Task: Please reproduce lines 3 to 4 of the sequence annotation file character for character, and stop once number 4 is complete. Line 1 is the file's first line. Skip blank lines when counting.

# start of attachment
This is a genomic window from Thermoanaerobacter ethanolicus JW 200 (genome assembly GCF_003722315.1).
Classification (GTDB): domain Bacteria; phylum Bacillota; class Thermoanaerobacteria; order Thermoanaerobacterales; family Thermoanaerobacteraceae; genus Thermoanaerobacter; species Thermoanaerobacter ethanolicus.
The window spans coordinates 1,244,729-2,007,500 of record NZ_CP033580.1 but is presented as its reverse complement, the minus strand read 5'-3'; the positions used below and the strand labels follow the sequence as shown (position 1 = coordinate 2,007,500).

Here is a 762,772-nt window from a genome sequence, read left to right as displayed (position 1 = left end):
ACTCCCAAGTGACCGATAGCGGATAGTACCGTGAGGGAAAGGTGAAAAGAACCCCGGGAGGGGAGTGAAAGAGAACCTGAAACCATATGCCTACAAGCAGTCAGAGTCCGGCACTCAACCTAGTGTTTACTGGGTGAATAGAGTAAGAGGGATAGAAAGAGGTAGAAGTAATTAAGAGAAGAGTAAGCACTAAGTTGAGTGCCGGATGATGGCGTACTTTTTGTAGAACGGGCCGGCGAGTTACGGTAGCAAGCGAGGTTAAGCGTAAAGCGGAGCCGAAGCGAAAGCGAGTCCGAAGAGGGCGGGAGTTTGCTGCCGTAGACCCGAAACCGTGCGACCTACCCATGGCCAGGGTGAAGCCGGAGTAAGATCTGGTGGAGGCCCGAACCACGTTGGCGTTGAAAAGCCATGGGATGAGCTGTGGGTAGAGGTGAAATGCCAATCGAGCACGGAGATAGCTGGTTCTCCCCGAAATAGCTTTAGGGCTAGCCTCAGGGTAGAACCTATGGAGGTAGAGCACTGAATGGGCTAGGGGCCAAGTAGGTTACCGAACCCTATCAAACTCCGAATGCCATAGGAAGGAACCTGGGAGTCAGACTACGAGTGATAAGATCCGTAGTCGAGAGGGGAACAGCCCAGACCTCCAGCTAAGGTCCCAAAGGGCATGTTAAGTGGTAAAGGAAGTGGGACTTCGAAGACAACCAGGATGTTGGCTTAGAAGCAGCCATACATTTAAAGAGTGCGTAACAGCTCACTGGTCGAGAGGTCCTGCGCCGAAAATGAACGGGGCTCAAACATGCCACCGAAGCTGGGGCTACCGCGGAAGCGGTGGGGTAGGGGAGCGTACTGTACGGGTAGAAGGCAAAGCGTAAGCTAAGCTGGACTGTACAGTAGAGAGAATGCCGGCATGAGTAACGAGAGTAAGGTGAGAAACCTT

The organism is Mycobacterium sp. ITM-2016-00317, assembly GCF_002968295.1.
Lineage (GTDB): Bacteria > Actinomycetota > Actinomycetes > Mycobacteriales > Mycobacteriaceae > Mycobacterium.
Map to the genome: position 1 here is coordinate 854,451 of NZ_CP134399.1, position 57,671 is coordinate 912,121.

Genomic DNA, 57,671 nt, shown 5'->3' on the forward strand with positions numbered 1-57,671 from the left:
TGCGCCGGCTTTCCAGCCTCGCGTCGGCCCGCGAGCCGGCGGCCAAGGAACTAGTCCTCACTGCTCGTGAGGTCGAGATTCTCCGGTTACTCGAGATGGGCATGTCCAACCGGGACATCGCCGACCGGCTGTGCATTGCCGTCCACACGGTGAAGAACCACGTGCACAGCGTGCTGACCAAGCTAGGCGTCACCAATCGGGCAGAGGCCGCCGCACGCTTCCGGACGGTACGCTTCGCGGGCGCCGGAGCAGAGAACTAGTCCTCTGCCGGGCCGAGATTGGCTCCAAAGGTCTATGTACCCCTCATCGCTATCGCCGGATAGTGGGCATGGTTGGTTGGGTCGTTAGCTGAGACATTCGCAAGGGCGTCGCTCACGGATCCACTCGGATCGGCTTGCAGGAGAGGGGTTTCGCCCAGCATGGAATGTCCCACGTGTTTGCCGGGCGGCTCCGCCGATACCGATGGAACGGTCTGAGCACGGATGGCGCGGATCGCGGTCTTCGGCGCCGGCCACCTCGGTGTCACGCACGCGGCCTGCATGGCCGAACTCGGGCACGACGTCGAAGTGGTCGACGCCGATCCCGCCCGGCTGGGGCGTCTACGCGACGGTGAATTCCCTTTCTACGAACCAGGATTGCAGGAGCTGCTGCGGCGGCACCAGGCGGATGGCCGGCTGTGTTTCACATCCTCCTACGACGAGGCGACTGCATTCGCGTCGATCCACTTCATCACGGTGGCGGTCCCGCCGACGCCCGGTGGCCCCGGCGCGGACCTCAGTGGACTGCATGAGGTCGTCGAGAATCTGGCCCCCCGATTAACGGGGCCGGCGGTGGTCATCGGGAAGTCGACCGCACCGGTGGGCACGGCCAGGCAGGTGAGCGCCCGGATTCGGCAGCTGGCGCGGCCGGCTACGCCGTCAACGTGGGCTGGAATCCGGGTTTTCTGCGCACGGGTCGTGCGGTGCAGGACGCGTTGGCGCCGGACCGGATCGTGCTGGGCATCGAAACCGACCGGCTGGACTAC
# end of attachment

The window spans coordinates 1,244,729-2,007,500 of record NZ_CP033580.1 but is presented as its reverse complement, the minus strand read 5'-3'; the positions used below and the strand labels follow the sequence as shown (position 1 = coordinate 2,007,500).

Here is a 762,772-nt window from a genome sequence, read left to right as displayed (position 1 = left end):